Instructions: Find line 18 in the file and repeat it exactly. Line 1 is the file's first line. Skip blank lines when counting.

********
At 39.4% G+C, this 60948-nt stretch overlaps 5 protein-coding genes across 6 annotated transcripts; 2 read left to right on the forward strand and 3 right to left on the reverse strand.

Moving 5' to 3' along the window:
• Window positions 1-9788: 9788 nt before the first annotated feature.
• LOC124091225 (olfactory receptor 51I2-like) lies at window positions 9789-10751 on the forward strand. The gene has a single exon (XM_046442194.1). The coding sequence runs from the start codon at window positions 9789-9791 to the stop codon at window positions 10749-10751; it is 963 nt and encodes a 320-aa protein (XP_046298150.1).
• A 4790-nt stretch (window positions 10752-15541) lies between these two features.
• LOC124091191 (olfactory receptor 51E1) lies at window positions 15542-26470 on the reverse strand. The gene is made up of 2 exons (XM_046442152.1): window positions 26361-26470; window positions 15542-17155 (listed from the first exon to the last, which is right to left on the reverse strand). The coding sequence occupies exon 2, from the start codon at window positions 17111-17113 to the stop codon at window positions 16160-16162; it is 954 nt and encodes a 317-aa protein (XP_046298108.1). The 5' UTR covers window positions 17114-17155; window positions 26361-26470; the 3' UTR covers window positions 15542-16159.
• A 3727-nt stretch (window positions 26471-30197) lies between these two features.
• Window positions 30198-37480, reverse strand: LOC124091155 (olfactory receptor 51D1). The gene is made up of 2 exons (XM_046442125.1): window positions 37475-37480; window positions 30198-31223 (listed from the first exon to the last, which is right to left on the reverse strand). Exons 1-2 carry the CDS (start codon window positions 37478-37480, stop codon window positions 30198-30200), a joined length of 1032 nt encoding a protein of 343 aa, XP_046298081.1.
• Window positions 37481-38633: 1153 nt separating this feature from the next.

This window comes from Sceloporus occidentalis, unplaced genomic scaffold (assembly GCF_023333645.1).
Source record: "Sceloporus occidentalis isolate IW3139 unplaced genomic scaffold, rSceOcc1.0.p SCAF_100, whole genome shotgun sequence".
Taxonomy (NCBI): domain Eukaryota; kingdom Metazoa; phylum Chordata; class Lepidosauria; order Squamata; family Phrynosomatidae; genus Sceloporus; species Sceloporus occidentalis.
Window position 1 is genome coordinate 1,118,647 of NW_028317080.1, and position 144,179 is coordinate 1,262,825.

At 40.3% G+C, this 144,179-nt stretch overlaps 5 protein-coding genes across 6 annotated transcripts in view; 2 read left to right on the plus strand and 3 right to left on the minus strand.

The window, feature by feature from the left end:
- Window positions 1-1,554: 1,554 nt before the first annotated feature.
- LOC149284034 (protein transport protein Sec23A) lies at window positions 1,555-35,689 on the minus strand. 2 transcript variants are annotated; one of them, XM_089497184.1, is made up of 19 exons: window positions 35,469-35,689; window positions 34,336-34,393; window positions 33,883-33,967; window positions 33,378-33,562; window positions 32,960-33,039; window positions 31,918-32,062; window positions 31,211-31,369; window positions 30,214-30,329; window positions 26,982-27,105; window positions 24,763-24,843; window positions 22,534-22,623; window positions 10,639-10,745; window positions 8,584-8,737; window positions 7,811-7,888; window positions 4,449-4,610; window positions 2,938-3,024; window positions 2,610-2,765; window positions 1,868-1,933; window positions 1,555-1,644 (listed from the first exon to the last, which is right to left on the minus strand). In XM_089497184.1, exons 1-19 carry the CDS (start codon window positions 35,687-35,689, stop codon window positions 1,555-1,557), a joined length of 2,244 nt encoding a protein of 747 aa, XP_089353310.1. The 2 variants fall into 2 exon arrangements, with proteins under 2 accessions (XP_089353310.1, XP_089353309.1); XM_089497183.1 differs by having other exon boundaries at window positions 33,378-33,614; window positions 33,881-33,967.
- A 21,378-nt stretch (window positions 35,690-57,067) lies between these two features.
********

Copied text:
- A 21,378-nt stretch (window positions 35,690-57,067) lies between these two features.